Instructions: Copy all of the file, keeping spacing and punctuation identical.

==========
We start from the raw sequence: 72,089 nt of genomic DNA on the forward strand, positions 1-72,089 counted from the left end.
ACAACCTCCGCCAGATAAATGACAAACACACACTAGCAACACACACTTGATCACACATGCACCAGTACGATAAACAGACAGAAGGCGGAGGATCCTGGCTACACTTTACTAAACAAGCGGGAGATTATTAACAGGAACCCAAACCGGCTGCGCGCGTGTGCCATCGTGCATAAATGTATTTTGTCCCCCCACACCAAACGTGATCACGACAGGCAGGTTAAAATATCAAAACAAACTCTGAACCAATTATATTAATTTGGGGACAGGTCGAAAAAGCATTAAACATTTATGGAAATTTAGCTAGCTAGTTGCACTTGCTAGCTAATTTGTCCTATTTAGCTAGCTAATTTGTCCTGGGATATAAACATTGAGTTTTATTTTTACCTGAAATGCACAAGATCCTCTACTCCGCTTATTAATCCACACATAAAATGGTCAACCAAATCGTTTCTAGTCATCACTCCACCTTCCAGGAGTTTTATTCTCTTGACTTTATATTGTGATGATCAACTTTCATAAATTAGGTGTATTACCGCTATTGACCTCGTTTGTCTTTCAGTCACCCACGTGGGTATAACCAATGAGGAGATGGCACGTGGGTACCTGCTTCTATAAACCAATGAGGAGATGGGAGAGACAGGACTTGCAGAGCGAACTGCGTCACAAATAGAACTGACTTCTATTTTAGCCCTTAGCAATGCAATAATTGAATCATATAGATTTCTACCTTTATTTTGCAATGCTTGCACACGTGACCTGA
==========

We start from the raw sequence: 72,089 nt of genomic DNA on the forward strand, positions 1-72,089 counted from the left end.
ACAACCTCCGCCAGATAAATGACAAACACACACTAGCAACACACACTTGATCACACATGCACCAGTACGATAAACAGACAGAAGGCGGAGGATCCTGGCTACACTTTACTAAACAAGCGGGAGATTATTAACAGGAACCCAAACCGGCTGCGCGCGTGTGCCATCGTGCATAAATGTATTTTGTCCCCCCACACCAAACGTGATCACGACAGGCAGGTTAAAATATCAAAACAAACTCTGAACCAATTATATTAATTTGGGGACAGGTCGAAAAAGCATTAAACATTTATGGAAATTTAGCTAGCTAGTTGCACTTGCTAGCTAATTTGTCCTATTTAGCTAGCTAATTTGTCCTGGGATATAAACATTGAGTTTTATTTTTACCTGAAATGCACAAGATCCTCTACTCCGCTTATTAATCCACACATAAAATGGTCAACCAAATCGTTTCTAGTCATCACTCCACCTTCCAGGAGTTTTATTCTCTTGACTTTATATTGTGATGATCAACTTTCATAAATTAGGTGTATTACCGCTATTGACCTCGTTTGTCTTTCAGTCACCCACGTGGGTATAACCAATGAGGAGATGGCACGTGGGTACCTGCTTCTATAAACCAATGAGGAGATGGGAGAGACAGGACTTGCAGAGCGAACTGCGTCACAAATAGAACTGACTTCTATTTTAGCCCTTAGCAATGCAATAATTGAATCATATAGATTTCTACCTTTATTTTGCAATGCTTGCACACGTGACCTGA